And because there's no official suspect, nearly everyone in the small town of Brooksville is an unofficial one, Miller said.

"There are some students people who were -- or still -- are suspicious of," Miller said. "There are some who were riding around with her that night until she disappeared. They'd like to move on, too."

Erica's nickname was "Pooh," police said. She was wearing a Winnie the Pooh watch when she went missing.

The case still burdens some of the investigators who worked on it. In 1997, Bracken County Deputy Bob Scott was the lead investigator on the case. 

"Everyone always had a case, the case they couldn't solve, and this is mine. This is my case; it still haunts me," he said.

Early reports of the investigation into Fraysure's disappearance talked about the community's desperation to find answers. It wasn't until later that some admitted that she had "fallen in with a bad crowd," as Miller said.

"She might have made some mistakes," Miller said. "I know sometimes girls fall into traps. Sometimes you fall in with the wrong crowd -- sometimes teenagers will fall into an older crowd."

Over the years, some suspects emerged in the case -- some as official criminal suspects, others as the center of small-town amateur sleuthing.

One suspect named by police was Shane Simcox. Simcox, now 40, said he was the last person to see Fraysure alive.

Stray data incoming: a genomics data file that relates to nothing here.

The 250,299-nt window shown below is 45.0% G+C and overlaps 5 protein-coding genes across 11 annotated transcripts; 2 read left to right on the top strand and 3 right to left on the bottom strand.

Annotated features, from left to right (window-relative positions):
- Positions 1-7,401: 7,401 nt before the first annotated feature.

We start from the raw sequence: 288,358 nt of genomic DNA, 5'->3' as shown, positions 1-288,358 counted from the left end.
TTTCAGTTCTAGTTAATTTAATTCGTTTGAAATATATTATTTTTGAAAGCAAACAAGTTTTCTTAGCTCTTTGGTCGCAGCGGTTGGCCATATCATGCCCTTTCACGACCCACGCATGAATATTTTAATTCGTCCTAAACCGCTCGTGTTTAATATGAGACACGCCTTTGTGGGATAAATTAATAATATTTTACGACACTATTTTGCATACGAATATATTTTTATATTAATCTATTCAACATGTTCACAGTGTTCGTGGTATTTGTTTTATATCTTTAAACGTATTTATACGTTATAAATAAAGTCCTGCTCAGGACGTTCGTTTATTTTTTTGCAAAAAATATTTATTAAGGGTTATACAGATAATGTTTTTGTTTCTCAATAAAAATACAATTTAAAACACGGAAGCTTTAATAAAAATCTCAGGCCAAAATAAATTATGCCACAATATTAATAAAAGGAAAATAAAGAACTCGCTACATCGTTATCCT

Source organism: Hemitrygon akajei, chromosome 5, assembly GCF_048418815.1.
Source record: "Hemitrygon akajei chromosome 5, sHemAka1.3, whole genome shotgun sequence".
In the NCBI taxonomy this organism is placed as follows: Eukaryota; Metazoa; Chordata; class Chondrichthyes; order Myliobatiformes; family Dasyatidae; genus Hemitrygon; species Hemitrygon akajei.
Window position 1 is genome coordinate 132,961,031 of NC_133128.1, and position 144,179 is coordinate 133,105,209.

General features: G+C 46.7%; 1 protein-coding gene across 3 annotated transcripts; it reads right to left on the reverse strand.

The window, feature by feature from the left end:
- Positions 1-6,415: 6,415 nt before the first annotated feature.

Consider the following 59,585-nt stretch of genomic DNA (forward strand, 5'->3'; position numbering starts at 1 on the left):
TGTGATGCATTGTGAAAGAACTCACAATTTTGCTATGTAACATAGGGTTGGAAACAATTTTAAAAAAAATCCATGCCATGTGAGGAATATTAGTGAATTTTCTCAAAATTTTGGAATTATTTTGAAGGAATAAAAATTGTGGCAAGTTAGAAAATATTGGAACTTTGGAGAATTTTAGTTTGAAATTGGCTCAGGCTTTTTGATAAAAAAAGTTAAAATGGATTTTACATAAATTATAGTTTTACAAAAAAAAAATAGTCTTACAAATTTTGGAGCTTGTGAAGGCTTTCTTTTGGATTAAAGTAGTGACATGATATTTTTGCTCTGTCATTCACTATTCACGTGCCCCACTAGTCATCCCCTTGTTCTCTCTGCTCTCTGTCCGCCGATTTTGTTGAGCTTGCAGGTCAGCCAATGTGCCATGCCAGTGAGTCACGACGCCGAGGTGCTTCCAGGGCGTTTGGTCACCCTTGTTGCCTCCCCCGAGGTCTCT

"She dropped me off at my house around 9, and that was the last time I seen her," he told WCPO in a 1997 interview.

 

Simcox refused to take a lie detector test in 1997 and maintained that he had nothing to do with Fraysure's disappearance. He later served jail time in Kentucky for three separate felonies, according to public records.

In 2015, the Maysville Ledger Independent interviewed detectives about possible connections to convicted criminals. KSP investigator Chris Jaskowiak refuted several theories about killers serving time in surrounding states.

"We are still open to all possibilities, but we are also...looking at putting some persistent rumors to rest," Jaskowiak told the Ledger Independent.

Neither of Fraysure's parents lived to see the mystery of their daughter's disappearance solved: Erica's mother died in 2012 and her father died in 2016.

When Miller and others made a push for investigators to tell Fraysure's mother -- who was dying of cancer -- what they knew about what happened to her daughter, they wouldn't say.

"I always thought, what could have been so horrible, so awful, that you can't tell a grieving mother?" Miller said.

The investigation has changed hands multiple times, Loudermilk said. Now the file is on his desk. He admitted that he didn't know many details in the case off-hand.

"But judging by all the articles, a lot of people cared about her," he said. "And it didn't go away."

 

If you have any information about Erica's disappearance, call Kentucky State Police at 1-800-222-5555.